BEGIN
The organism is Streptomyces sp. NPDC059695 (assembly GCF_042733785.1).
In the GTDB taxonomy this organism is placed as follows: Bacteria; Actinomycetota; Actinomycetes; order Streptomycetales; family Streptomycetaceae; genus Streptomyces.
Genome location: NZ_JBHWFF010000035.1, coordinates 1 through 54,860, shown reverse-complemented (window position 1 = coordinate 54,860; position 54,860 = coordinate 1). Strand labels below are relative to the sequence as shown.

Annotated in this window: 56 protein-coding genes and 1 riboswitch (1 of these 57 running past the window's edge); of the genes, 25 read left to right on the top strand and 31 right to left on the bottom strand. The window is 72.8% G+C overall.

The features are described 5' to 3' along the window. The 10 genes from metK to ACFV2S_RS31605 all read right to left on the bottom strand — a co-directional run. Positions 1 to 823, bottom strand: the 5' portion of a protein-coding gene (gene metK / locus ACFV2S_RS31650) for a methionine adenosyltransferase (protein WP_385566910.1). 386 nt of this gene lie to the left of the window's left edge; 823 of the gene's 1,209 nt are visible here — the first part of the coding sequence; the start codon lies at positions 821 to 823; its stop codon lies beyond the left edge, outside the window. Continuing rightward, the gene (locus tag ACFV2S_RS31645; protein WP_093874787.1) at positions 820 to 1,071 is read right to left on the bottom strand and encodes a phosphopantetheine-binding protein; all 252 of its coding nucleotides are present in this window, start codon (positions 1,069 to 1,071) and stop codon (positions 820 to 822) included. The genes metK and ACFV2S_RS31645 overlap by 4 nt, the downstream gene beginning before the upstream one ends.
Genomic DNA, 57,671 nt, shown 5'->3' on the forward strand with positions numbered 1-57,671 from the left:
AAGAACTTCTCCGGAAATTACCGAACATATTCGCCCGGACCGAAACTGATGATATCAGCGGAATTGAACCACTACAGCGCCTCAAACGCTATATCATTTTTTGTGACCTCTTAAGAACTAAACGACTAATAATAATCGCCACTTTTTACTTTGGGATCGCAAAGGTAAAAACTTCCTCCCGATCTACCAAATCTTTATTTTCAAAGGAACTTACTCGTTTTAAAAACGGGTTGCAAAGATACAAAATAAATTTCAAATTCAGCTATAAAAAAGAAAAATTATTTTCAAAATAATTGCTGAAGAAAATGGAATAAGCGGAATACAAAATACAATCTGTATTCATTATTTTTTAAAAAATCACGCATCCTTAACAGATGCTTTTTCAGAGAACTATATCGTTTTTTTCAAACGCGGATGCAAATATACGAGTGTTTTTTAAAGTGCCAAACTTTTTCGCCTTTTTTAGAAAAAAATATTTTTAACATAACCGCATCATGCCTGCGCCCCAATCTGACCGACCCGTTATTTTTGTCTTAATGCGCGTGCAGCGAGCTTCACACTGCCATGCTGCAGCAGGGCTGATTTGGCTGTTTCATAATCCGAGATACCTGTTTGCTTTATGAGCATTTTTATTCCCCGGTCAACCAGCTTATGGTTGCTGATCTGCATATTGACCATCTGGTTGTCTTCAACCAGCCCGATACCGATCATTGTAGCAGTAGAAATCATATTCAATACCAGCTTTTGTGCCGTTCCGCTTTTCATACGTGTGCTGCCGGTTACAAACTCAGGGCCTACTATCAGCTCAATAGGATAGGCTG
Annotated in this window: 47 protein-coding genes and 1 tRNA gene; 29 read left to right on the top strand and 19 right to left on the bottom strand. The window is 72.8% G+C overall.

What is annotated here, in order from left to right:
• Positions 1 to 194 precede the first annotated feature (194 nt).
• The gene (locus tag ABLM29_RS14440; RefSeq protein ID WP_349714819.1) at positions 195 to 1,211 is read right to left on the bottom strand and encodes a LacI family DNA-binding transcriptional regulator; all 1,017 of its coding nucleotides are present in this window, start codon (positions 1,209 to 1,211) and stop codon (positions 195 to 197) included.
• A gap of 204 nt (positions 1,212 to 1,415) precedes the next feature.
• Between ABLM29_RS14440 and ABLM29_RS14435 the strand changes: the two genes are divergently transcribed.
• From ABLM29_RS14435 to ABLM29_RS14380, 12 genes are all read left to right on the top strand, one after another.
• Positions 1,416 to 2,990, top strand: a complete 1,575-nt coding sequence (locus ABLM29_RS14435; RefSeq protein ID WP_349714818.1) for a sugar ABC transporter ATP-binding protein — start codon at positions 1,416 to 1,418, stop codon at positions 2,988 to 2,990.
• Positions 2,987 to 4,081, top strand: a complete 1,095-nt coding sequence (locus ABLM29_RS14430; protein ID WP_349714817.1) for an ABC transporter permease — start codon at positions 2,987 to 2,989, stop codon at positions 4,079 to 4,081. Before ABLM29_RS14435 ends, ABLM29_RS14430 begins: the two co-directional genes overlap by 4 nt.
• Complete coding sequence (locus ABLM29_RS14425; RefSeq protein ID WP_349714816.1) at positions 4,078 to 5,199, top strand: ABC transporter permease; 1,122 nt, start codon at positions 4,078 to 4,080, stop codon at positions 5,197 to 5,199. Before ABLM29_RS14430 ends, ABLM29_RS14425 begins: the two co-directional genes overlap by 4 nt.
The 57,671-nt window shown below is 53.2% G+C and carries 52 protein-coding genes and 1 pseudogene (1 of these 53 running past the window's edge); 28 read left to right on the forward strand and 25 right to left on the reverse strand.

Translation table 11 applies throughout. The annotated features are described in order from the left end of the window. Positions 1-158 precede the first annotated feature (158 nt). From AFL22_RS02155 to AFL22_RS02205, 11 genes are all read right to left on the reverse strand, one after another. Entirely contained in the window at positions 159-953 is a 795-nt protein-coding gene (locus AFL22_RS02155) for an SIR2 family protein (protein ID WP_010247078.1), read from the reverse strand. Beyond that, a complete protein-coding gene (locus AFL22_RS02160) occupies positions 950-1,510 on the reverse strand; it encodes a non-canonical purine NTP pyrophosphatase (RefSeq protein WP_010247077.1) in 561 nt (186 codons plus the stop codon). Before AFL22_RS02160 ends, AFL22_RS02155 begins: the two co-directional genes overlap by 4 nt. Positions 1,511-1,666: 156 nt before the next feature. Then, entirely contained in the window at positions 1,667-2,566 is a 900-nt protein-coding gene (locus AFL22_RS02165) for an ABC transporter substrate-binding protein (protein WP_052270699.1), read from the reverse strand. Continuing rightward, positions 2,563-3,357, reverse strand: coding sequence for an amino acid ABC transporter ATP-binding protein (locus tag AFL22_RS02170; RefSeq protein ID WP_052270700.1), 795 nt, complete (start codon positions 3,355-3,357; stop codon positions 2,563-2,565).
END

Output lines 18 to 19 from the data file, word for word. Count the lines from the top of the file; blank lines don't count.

The 57,671-nt window shown below is 53.2% G+C and carries 52 protein-coding genes and 1 pseudogene (1 of these 53 running past the window's edge); 28 read left to right on the forward strand and 25 right to left on the reverse strand.

Translation table 11 applies throughout. The annotated features are described in order from the left end of the window. Positions 1-158 precede the first annotated feature (158 nt). From AFL22_RS02155 to AFL22_RS02205, 11 genes are all read right to left on the reverse strand, one after another. Entirely contained in the window at positions 159-953 is a 795-nt protein-coding gene (locus AFL22_RS02155) for an SIR2 family protein (protein ID WP_010247078.1), read from the reverse strand. Beyond that, a complete protein-coding gene (locus AFL22_RS02160) occupies positions 950-1,510 on the reverse strand; it encodes a non-canonical purine NTP pyrophosphatase (RefSeq protein WP_010247077.1) in 561 nt (186 codons plus the stop codon). Before AFL22_RS02160 ends, AFL22_RS02155 begins: the two co-directional genes overlap by 4 nt. Positions 1,511-1,666: 156 nt before the next feature. Then, entirely contained in the window at positions 1,667-2,566 is a 900-nt protein-coding gene (locus AFL22_RS02165) for an ABC transporter substrate-binding protein (protein WP_052270699.1), read from the reverse strand. Continuing rightward, positions 2,563-3,357, reverse strand: coding sequence for an amino acid ABC transporter ATP-binding protein (locus tag AFL22_RS02170; RefSeq protein ID WP_052270700.1), 795 nt, complete (start codon positions 3,355-3,357; stop codon positions 2,563-2,565).